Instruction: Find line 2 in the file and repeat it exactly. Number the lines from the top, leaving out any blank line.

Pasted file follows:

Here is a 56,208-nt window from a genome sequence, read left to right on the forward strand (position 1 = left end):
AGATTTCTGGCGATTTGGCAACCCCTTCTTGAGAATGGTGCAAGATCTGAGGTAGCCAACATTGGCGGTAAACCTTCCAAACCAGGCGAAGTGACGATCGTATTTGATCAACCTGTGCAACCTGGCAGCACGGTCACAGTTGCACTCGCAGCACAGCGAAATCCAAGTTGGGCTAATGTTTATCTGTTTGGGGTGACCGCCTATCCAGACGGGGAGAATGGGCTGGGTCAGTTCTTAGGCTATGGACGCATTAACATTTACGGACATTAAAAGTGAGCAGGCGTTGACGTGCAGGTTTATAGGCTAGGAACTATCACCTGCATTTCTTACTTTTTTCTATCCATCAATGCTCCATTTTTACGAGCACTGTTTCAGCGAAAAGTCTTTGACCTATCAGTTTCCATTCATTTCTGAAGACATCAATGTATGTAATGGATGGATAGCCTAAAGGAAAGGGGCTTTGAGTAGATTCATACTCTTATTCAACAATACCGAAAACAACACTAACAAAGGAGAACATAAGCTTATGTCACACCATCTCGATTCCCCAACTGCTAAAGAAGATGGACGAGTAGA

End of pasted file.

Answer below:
AGATTTCTGGCGATTTGGCAACCCCTTCTTGAGAATGGTGCAAGATCTGAGGTAGCCAACATTGGCGGTAAACCTTCCAAACCAGGCGAAGTGACGATCGTATTTGATCAACCTGTGCAACCTGGCAGCACGGTCACAGTTGCACTCGCAGCACAGCGAAATCCAAGTTGGGCTAATGTTTATCTGTTTGGGGTGACCGCCTATCCAGACGGGGAGAATGGGCTGGGTCAGTTCTTAGGCTATGGACGCATTAACATTTACGGACATTAAAAGTGAGCAGGCGTTGACGTGCAGGTTTATAGGCTAGGAACTATCACCTGCATTTCTTACTTTTTTCTATCCATCAATGCTCCATTTTTACGAGCACTGTTTCAGCGAAAAGTCTTTGACCTATCAGTTTCCATTCATTTCTGAAGACATCAATGTATGTAATGGATGGATAGCCTAAAGGAAAGGGGCTTTGAGTAGATTCATACTCTTATTCAACAATACCGAAAACAACACTAACAAAGGAGAACATAAGCTTATGTCACACCATCTCGATTCCCCAACTGCTAAAGAAGATGGACGAGTAGA